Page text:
Thursday, October 20, 2016

Drone Projects Moving into Reality for Delivering Important Freight to Remote Communities

Transport of Critical Medical Supplies Underway by Mini Air Freight System
Shipping News Feature
RWANDA The proposed use of drones by delivery companies such as Amazon and DHL has received plenty of publicity regarding the feasibility of their use as ‘final-mile’ delivery systems, many versions of which we have looked upon somewhat doubtfully, with the occasional exception when the destination was outside the normal urban environment. Meanwhile, in Rwanda, one company has implemented a drone delivery service that it says will save hundreds, possibly thousands of lives, and which may actually be a feasible solution to a tricky supply chain problem.

Zipline is working with the Rwandan government to deal with health issues in remote parts of the country. The company’s ‘Zip’ drone is a small robot air plane capable of 100 kilometres/hour with a range of around 150 kilometres and can deliver parachute payloads of blood for transfusion or critical medicines, to remote clinics. Due to the poor infrastructure and rough terrain of the country such deliveries would take days, or not even be possible by road, but drones can get their precious consignments through in minutes.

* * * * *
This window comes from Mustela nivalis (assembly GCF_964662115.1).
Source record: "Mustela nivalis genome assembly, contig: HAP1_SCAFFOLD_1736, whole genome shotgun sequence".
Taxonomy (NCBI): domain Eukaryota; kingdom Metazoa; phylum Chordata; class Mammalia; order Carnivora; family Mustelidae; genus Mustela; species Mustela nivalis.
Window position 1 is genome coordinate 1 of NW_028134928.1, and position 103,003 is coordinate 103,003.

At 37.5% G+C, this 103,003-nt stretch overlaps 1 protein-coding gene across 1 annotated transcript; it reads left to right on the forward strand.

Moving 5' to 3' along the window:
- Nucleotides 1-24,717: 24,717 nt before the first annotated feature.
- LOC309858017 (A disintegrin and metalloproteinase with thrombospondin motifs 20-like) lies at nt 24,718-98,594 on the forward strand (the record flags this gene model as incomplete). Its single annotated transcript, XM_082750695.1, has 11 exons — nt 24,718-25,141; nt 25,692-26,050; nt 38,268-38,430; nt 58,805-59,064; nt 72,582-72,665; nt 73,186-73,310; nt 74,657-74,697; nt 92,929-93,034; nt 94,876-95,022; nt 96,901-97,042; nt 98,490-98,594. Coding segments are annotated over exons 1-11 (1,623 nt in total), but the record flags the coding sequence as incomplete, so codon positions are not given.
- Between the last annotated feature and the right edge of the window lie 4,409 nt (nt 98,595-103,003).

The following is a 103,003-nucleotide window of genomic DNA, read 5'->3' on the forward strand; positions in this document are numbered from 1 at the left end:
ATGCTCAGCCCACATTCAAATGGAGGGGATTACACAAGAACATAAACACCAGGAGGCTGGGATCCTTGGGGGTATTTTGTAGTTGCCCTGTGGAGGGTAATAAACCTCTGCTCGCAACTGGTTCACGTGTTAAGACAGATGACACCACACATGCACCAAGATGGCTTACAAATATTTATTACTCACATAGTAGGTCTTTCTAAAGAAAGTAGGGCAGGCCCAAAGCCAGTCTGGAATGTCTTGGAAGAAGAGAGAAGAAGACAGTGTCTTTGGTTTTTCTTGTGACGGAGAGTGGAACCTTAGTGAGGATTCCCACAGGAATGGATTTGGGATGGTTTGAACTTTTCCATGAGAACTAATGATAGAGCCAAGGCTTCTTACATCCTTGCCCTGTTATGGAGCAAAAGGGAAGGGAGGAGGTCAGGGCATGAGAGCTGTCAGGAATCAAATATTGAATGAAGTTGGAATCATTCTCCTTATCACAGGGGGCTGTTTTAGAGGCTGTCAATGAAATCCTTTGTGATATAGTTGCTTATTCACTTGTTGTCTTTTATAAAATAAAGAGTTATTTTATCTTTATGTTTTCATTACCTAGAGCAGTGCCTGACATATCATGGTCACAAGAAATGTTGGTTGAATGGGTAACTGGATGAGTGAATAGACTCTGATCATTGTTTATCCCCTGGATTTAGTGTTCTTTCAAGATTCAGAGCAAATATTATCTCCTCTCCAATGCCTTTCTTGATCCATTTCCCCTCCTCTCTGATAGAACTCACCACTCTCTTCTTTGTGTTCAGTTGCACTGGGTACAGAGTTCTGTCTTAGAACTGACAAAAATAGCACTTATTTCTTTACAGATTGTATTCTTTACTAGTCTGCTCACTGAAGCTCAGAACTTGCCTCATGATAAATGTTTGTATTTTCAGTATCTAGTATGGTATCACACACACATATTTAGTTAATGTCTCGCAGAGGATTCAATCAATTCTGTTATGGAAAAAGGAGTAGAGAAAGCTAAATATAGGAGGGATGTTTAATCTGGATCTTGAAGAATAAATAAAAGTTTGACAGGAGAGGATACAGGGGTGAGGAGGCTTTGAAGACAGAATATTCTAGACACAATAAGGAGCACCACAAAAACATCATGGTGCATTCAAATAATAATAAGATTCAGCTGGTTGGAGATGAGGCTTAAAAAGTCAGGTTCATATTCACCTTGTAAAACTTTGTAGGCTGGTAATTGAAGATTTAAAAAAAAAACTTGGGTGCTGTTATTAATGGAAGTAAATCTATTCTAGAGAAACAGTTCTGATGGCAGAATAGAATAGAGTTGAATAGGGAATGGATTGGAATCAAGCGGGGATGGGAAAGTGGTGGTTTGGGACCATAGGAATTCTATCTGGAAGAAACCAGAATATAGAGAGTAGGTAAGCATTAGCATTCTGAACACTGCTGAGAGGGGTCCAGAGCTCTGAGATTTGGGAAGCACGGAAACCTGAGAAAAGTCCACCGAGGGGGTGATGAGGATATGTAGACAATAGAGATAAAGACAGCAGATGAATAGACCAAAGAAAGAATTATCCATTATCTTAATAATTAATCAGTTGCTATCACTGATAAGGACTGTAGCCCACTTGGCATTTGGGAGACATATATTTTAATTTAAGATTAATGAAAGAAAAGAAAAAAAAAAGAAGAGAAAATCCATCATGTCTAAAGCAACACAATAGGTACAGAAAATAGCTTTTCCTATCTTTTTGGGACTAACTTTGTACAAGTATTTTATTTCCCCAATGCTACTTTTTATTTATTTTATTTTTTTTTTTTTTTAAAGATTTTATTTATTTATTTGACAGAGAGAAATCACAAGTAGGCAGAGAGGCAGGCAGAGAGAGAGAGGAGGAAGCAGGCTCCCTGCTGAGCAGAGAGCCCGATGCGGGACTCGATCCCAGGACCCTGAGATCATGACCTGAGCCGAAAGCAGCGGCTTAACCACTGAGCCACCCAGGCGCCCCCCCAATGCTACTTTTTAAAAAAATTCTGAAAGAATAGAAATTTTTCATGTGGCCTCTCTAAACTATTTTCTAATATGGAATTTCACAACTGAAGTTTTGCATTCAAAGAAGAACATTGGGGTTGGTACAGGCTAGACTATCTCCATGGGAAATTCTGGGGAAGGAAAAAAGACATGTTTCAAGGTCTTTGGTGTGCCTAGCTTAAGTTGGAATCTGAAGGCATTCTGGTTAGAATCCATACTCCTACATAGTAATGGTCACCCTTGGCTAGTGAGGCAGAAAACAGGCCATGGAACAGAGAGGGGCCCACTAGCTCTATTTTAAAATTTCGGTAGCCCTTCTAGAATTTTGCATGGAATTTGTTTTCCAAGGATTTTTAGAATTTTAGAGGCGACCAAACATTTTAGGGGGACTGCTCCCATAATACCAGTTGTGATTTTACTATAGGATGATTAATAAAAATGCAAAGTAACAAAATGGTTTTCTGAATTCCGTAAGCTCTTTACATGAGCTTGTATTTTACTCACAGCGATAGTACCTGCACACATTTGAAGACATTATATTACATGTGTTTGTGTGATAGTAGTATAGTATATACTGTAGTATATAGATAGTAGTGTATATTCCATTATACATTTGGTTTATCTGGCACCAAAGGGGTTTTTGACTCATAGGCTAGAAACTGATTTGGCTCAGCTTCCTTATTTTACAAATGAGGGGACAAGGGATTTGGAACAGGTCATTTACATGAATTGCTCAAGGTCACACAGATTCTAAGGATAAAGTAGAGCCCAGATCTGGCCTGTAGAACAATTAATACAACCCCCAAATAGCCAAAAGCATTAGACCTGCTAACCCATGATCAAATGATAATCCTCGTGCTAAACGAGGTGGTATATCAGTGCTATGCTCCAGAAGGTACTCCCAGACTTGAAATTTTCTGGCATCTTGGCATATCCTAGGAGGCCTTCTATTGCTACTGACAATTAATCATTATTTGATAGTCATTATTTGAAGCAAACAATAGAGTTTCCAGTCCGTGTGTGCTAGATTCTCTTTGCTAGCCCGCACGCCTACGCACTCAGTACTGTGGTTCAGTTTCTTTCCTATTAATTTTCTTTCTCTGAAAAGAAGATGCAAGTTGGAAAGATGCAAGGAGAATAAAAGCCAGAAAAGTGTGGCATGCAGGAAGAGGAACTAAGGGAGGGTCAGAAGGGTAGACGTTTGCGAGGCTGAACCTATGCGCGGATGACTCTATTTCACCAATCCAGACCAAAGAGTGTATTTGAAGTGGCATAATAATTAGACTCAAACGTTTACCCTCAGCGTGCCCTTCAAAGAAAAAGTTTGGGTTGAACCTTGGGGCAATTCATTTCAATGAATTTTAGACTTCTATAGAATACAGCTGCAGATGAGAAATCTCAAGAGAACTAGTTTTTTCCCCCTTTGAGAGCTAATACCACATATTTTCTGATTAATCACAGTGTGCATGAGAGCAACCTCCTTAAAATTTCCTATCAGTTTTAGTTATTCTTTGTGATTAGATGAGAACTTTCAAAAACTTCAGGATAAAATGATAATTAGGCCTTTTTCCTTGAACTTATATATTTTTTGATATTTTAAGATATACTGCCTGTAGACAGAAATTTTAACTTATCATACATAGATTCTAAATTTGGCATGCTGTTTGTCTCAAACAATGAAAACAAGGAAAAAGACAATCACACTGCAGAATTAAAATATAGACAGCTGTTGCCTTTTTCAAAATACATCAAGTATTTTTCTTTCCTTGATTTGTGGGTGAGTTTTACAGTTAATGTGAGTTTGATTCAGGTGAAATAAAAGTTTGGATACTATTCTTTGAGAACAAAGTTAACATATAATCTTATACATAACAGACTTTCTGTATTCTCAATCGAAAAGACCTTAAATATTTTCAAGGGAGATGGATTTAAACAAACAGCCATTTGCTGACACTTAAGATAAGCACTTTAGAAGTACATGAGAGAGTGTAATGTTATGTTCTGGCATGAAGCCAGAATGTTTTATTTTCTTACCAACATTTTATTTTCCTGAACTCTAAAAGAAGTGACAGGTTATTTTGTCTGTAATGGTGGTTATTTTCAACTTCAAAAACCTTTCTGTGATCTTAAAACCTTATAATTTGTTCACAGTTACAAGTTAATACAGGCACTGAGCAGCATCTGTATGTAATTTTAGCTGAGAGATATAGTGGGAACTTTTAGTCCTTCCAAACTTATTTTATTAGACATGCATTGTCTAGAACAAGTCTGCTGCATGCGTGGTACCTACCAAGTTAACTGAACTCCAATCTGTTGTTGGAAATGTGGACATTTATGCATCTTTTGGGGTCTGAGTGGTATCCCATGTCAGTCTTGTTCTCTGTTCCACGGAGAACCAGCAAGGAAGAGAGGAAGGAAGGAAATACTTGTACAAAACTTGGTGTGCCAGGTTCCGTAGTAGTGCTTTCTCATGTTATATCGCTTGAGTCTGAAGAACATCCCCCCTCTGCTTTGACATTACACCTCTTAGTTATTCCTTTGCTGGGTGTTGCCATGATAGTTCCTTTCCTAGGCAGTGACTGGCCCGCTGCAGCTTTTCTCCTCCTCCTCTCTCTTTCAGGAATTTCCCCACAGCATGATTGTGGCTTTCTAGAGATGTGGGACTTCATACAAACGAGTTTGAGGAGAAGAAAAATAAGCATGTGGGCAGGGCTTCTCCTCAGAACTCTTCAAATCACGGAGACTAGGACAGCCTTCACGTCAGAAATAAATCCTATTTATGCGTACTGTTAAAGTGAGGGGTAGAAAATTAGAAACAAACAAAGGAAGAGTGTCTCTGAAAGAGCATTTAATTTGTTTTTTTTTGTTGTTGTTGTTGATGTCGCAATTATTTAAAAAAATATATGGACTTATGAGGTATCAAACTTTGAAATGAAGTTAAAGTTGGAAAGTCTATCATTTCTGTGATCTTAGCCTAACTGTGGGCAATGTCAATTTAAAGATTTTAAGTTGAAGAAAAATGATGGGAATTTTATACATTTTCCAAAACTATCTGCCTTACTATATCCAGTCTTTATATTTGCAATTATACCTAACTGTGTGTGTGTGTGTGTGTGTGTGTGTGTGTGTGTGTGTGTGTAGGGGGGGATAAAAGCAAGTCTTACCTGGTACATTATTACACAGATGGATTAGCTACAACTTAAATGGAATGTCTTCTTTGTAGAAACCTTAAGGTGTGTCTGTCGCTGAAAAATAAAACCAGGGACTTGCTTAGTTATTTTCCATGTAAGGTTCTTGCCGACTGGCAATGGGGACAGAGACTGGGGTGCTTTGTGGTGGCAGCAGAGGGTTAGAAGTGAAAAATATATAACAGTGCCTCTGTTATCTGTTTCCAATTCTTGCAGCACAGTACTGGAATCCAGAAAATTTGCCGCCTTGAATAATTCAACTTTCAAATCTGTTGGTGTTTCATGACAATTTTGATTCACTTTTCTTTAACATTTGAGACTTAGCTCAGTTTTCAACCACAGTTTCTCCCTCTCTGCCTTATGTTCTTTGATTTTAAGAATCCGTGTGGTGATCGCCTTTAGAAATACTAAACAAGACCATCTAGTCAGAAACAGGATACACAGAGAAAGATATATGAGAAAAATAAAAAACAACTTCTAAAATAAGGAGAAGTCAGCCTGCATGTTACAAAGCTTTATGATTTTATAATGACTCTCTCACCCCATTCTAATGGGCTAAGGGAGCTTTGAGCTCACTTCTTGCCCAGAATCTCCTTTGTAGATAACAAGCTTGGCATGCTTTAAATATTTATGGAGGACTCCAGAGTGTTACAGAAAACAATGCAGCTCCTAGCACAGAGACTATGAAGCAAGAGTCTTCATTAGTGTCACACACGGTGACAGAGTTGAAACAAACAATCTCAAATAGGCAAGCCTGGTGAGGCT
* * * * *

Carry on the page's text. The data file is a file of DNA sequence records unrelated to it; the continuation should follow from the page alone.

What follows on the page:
The drone is launched via a catapult from its base and drops its cargo on a pre-programmed GPS point. It also is capable of relaying tracking information to its home base and air traffic control. By flying below 500ft it stays below the altitude of other aircraft and, in a statement, the company says:

“More than two billion people lack adequate access to essential medical products, often due to challenging terrain and gaps in infrastructure. Because of this over 2.9 million children under age five die every year. And up to 150,000 pregnancy-related deaths could be avoided each year if mothers had reliable access to safe blood.

“A health worker can place an order by text message. Within minutes, a Zip is prepared and launched into the sky. Racing along a Zip arrives faster than any other mode of transport, no pilot required. The medical products are then dropped off, landing gently and accurately at the health facility in an open area the size of a few parking spaces. One delivery, one life saved. It's that simple.”

Photo: The moment of release as the parachute starts its descent to earth.